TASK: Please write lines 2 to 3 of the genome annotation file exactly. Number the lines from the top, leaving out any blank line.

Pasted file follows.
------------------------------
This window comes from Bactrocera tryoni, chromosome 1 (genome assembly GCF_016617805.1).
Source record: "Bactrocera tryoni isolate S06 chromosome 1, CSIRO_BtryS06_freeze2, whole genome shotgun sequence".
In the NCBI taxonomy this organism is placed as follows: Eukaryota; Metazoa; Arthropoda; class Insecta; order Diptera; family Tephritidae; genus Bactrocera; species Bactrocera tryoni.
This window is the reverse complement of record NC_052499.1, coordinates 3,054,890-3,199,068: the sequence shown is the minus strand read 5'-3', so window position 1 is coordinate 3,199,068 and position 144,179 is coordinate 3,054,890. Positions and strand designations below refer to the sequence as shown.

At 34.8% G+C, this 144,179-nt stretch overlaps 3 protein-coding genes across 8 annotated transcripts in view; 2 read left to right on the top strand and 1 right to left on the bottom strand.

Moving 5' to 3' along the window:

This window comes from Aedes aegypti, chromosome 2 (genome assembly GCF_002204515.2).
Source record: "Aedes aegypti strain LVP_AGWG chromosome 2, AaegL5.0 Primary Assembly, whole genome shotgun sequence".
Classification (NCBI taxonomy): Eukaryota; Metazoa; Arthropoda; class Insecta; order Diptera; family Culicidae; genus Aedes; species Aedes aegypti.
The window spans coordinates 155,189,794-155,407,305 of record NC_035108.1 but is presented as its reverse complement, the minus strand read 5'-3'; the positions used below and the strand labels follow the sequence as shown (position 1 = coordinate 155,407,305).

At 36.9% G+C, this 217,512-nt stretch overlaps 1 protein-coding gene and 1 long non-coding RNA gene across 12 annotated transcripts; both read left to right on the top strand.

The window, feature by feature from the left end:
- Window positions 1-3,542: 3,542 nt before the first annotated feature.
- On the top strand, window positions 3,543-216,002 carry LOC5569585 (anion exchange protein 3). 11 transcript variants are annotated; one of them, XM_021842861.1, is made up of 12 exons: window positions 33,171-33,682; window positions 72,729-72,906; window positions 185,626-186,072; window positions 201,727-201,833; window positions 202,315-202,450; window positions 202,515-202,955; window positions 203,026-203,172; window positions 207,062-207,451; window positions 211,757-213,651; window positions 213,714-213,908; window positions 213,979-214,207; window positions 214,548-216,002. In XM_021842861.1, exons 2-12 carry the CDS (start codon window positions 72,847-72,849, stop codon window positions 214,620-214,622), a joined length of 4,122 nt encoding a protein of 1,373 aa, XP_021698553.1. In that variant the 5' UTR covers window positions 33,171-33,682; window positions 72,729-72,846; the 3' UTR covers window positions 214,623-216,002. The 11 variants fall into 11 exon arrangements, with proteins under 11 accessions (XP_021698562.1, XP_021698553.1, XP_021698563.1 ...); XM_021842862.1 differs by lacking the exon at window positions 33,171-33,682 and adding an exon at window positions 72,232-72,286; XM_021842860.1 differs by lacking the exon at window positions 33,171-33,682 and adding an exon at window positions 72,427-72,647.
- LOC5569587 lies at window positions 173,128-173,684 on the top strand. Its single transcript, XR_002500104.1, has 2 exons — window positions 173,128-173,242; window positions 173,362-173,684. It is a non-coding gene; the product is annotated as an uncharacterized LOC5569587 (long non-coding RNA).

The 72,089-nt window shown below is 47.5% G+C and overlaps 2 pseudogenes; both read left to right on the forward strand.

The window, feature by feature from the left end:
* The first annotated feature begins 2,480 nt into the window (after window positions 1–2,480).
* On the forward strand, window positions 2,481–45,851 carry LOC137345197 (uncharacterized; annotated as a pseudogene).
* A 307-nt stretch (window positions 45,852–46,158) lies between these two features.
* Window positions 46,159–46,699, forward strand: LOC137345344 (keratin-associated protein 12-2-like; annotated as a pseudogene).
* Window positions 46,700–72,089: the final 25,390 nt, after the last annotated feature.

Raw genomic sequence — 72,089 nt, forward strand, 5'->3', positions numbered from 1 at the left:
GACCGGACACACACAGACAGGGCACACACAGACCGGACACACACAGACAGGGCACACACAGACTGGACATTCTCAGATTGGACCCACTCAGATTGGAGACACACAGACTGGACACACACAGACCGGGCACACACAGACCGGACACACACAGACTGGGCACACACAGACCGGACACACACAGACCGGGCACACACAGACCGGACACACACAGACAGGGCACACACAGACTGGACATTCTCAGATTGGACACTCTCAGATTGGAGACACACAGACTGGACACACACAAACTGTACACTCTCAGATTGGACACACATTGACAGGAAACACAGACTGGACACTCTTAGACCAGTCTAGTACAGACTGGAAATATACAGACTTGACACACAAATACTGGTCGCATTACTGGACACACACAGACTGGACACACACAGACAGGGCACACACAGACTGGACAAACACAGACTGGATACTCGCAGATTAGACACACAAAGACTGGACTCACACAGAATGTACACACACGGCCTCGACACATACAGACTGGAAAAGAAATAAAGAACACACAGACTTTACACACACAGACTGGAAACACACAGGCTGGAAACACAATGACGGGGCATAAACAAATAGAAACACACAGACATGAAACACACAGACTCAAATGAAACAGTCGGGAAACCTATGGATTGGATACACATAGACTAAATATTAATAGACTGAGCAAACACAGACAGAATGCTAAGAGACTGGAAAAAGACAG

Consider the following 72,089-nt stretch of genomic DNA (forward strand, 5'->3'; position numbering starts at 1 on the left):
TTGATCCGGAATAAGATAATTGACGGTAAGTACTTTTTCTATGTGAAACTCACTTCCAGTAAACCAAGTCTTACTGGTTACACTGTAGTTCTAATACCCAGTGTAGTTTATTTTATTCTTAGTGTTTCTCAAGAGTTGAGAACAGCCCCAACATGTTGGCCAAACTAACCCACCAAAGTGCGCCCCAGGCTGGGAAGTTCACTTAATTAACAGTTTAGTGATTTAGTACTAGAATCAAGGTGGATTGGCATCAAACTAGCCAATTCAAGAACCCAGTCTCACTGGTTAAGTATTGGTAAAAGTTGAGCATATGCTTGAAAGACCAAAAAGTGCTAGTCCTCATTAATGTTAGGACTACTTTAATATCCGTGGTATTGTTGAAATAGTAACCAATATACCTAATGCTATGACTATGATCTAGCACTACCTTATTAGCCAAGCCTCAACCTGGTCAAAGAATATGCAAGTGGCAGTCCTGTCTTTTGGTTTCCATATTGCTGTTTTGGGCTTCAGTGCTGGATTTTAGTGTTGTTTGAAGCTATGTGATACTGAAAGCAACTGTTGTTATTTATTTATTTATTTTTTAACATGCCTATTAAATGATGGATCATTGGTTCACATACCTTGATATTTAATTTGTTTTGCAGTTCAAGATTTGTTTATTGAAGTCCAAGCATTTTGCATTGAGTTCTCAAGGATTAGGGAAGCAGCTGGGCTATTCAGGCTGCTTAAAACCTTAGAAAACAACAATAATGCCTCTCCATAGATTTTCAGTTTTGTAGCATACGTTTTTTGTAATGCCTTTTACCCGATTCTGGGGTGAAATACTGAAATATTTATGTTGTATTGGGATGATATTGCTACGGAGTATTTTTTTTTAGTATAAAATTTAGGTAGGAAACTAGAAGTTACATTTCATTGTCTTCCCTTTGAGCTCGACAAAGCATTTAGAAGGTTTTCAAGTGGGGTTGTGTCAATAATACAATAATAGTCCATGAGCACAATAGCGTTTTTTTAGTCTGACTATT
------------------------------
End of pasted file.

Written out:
Source record: "Bactrocera tryoni isolate S06 chromosome 1, CSIRO_BtryS06_freeze2, whole genome shotgun sequence".
In the NCBI taxonomy this organism is placed as follows: Eukaryota; Metazoa; Arthropoda; class Insecta; order Diptera; family Tephritidae; genus Bactrocera; species Bactrocera tryoni.